The second I saw that this film was in scope presentation and that the colors were fine, I smiled my considerable satisfaction. I'd been expecting the aspect ratio of Mya's newest DVD release to be strangled to a 1.85:1, but not so, thankfully. SANDOK--original title LA MONTAGNA DI LUCE (THE MOUNTAIN OF LIGHT), which I'll use in this review--is not the first NTSC DVD release of a film based on the work of Emilio Salgari (the silent film CABIRIA has that honor), but it's a very welcome introduction to the niche genre of family-friendly jungle adventures in the euro cinema of the 1960s.
Emilio Salgari (1862-1911). For a while, I've been fascinated by the Italian films based on the works of Salgari, an Italian author who is unknown in the United States, but an institution in Italy and many other parts of the world. Salgari's most famous romances take place in the Far East, particularly Malaysia. Euro-film fans would recognize a few of the movies based on his novels, in particular the two SANDOKAN films starring Steve Reeves and both directed by Umberto Lenzi, who also helmed the 1965 LA MONTAGNA DI LUCE. Lenzi, along with director Luigi Capuano, represented the Salgari film during the 60s, with Capuano employing Ray Danton and Guy Madison in major roles, while Lenzi, or his producers, chose former peplum actors Reeves and Richard Harrison.
LA MONTAGNA DI LUCE also has a hero whose moral compass is dictated by circumstances and self-interest, though his fear factor is almost zero. Richard Harrison plays Alan Foster, a care-free gambler/traveler/thief/scoundrel who loses all his money in a game with the powerful Rajah Sindar. Owing the Rajah more money than he can ever hope to acquire, he must pay back the debt or face certain death. The Rajah informs him of one possibility of payment: acquiring the heavily protected "Mountain of Light," a fabulous diamond that holds significant religious value, as well as unheard of monetary worth. The debt will be dismissed if Foster gets the diamond for the Rajah. Foster escapes from the Rajah's palace, where he was imprisoned and, seduced by the wealth the jewel represents, proceeds on a journey to try to steal the diamond for himself. Along the way he meets up with Sitama, a faking fakir, played by dance choreographer and actor Wilbert Bradley. (Bradley is splendid in this film.) The two team up to acquire this coveted jewel that can bring incredible riches to its owner and guarantee a life of pleasure and indolence.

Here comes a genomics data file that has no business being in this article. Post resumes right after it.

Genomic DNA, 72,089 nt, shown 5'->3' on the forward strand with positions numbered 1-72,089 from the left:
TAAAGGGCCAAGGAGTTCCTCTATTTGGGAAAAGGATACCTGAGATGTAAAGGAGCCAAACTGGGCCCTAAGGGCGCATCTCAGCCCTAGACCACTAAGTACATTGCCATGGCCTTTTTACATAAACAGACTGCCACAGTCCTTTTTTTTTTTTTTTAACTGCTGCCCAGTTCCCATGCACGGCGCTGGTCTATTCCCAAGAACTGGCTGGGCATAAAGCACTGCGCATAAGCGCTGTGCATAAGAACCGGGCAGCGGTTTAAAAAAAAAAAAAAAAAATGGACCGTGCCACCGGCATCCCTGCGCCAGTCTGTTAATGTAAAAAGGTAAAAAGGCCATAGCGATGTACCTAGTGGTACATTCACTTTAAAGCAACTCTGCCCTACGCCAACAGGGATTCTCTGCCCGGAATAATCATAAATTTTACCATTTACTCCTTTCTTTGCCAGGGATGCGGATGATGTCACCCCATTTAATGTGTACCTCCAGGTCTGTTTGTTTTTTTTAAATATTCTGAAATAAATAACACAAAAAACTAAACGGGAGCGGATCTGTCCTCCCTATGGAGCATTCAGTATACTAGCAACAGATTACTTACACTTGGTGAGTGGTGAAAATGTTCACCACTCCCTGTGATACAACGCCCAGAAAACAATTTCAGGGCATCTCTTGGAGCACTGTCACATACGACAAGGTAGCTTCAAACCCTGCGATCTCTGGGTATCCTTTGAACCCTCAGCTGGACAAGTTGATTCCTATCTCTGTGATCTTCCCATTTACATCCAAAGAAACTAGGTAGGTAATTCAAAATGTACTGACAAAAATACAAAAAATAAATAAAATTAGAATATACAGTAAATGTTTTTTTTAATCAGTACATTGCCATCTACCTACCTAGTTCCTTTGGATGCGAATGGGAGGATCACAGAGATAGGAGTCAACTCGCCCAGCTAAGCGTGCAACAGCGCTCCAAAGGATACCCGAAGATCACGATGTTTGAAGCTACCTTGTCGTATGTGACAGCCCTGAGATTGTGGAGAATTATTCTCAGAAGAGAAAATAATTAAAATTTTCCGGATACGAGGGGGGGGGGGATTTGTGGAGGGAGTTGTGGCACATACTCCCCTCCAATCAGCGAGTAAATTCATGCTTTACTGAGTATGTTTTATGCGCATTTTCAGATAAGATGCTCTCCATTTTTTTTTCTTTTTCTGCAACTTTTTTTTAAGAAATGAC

The witty interplay between Foster and Sitama, the balancing roles of Western anti-hero and a colorful member of the indigenous lower-class, reminded me much of "Blondie" and Tuco from THE GOOD, THE BAD AND THE UGLY. And this would make sense as Sergio Leone and his writing crew would have been Salgari fans in their youth. Any in-depth analysis of the spaghetti western will certainly have to address the influence that Salgari's works had on Italian filmmakers like Leone.
There is a love interest that evolves later in the film, and this is the film's weakest element, as it's one of those affairs that only is real in cinema: enduring love based on a few moments of meeting.
The film proceeds at a relaxed, even pace, not encumbered by the need to rush things (a sin of much filmmaking these days), until the near end, when it winds up too quickly, so much so that the viewer may want to rewatch the last ten minutes or so. An amusing send-off alerts us to a commentary on colonialism that comes from left field, leaving one thinking for a moment if Salgari's novel may had more substance that just being a simple adventure tale.
LA MONTAGNA DI LUCE is a splendid adventure tale, the kind young audiences in the 1960s would have loved on Saturday matinees or TV showings, and that older audiences would have sat through with appreciation, whether they were viewing the film in New York or Bombay. Exotic family entertainment, much distanced from the giallo, cannibal and horror films that Lenzi would be involved with later in his career, and a sumptuous set-design and on-location presentation wonderfully showcased by the cinematography of Angelo Lotti and Lenzi's crisp direction.
LA MONTAGNA DI LUCE opens up American viewers to an important phase of Italian B film history and Salgari's romances. Hopefully Mya will follow up this Salgari adventure with more Salgaris, perhaps the original Sandokan films from Lenzi--SANDOKAN, LA TIGRE DI MOMPRACEM (SANDOKAN THE GREAT) and I PIRATI DELLA MALESIA (SANDOKAN: PIRATE OF MALAYSIA). If not, then other adventure romances from the Italian cinema of the 1960s will certainly be appreciated by euro-cult enthusiasts.